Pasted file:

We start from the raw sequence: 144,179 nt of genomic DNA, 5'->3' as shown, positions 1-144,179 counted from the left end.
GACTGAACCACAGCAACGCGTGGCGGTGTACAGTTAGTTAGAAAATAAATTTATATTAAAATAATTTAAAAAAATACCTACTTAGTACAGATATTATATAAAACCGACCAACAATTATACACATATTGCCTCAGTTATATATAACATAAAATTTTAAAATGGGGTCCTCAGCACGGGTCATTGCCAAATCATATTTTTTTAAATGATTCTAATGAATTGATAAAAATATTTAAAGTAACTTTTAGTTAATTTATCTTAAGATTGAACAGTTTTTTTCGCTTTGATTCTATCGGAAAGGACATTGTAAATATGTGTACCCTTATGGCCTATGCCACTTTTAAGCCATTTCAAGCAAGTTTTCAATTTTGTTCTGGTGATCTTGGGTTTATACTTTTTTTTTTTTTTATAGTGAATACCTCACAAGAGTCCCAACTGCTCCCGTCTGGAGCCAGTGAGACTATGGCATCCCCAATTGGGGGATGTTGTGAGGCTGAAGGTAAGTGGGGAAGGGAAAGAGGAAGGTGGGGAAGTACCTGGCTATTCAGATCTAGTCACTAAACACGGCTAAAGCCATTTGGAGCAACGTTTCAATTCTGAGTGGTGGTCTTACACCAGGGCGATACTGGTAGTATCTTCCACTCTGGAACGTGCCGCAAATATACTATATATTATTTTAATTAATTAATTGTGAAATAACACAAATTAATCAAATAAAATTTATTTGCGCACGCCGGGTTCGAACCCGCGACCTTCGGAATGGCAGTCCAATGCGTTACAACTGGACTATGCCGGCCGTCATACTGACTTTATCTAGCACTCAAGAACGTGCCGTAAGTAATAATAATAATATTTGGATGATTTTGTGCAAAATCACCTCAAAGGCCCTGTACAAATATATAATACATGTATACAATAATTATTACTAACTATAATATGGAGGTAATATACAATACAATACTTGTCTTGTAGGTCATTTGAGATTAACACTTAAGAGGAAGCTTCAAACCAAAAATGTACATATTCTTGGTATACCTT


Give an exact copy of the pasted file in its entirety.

We start from the raw sequence: 144,179 nt of genomic DNA, 5'->3' as shown, positions 1-144,179 counted from the left end.
GACTGAACCACAGCAACGCGTGGCGGTGTACAGTTAGTTAGAAAATAAATTTATATTAAAATAATTTAAAAAAATACCTACTTAGTACAGATATTATATAAAACCGACCAACAATTATACACATATTGCCTCAGTTATATATAACATAAAATTTTAAAATGGGGTCCTCAGCACGGGTCATTGCCAAATCATATTTTTTTAAATGATTCTAATGAATTGATAAAAATATTTAAAGTAACTTTTAGTTAATTTATCTTAAGATTGAACAGTTTTTTTCGCTTTGATTCTATCGGAAAGGACATTGTAAATATGTGTACCCTTATGGCCTATGCCACTTTTAAGCCATTTCAAGCAAGTTTTCAATTTTGTTCTGGTGATCTTGGGTTTATACTTTTTTTTTTTTTTATAGTGAATACCTCACAAGAGTCCCAACTGCTCCCGTCTGGAGCCAGTGAGACTATGGCATCCCCAATTGGGGGATGTTGTGAGGCTGAAGGTAAGTGGGGAAGGGAAAGAGGAAGGTGGGGAAGTACCTGGCTATTCAGATCTAGTCACTAAACACGGCTAAAGCCATTTGGAGCAACGTTTCAATTCTGAGTGGTGGTCTTACACCAGGGCGATACTGGTAGTATCTTCCACTCTGGAACGTGCCGCAAATATACTATATATTATTTTAATTAATTAATTGTGAAATAACACAAATTAATCAAATAAAATTTATTTGCGCACGCCGGGTTCGAACCCGCGACCTTCGGAATGGCAGTCCAATGCGTTACAACTGGACTATGCCGGCCGTCATACTGACTTTATCTAGCACTCAAGAACGTGCCGTAAGTAATAATAATAATATTTGGATGATTTTGTGCAAAATCACCTCAAAGGCCCTGTACAAATATATAATACATGTATACAATAATTATTACTAACTATAATATGGAGGTAATATACAATACAATACTTGTCTTGTAGGTCATTTGAGATTAACACTTAAGAGGAAGCTTCAAACCAAAAATGTACATATTCTTGGTATACCTT